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Nuclear Magnetic Resonance Instrumentation

Nuclear Magnetic Resonance and Electron Spin Resonance Spectroscopy

  1. Shi Bai

Published Online: 29 SEP 2008

DOI: 10.1002/9780470027318.a6108.pub2

Encyclopedia of Analytical Chemistry

Encyclopedia of Analytical Chemistry

How to Cite

Bai, S. 2008. Nuclear Magnetic Resonance Instrumentation. Encyclopedia of Analytical Chemistry. .

Author Information

  1. University of Delaware, Newark, DE, USA

Publication History

  1. Published Online: 29 SEP 2008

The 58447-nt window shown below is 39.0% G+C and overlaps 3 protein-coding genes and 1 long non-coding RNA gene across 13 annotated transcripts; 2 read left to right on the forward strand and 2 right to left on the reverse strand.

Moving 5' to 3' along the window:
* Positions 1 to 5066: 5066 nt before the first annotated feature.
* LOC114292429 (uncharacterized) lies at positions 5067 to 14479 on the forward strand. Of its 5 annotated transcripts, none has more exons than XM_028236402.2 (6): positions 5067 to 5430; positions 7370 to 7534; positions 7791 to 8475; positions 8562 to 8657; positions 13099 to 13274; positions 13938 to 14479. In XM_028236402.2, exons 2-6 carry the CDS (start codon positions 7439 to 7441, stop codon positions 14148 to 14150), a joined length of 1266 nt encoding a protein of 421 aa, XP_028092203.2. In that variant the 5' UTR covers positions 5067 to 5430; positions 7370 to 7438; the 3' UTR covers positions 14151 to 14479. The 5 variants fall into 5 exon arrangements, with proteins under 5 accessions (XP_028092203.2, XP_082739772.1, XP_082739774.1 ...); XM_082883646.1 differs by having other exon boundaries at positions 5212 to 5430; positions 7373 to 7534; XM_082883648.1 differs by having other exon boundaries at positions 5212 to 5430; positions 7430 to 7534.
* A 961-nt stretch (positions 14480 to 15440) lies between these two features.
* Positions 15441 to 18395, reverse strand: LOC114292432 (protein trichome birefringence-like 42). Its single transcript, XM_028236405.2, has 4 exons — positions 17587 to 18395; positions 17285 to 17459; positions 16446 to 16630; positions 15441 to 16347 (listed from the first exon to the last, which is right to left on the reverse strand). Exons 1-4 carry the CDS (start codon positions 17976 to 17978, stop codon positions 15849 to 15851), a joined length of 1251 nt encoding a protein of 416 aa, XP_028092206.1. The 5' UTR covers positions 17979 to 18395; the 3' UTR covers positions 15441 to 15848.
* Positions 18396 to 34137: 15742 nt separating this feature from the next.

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The nuclear magnetic resonance (NMR) spectrometer consists of a superconducting magnet, a sample probe, a radio-frequency (RF) transmitter, a receiver, and a computer for instrument control and data processing. The superconducting magnet provides an ultrastable magnetic field in the central volume of the magnet. To maintain the current, the solenoid that produces the field is immersed in liquid helium to maintain the superconducting state. Surrounding the magnet volume is a set of vacuum jackets and a liquid nitrogen–filled volume to isolate the low-temperature regions from room temperature. The magnet has a bore to house the sample probe and a room-temperature shim (RTS) coil assembly to reduce inhomogeneity of the magnetic field across the active sample volume. The sample to be analyzed is usually dissolved in a deuterated solvent and is contained in a specially ground glass tube that is inserted into the volume of the probe coil. RF pulses, from one or a set of high-power transmitters, are applied to the sample through the RF coil that surrounds the active sample area to perturb the sample. The RF pulses are controlled to ensure precise frequency, phase, duration, and amplitude of the RF voltage. The response of the sample is gathered by recording the induced voltage across the RF coil. The response (the signal) is digitized as a so-called free induction decay (FID) with a high-performance RF receiver including a preamplifier, an amplifier, and an analog-to-digital converter (ADC). By using Fourier transformation (FT), the time-domain FID is converted into the frequency-domain spectrum, often known as the NMR spectrum.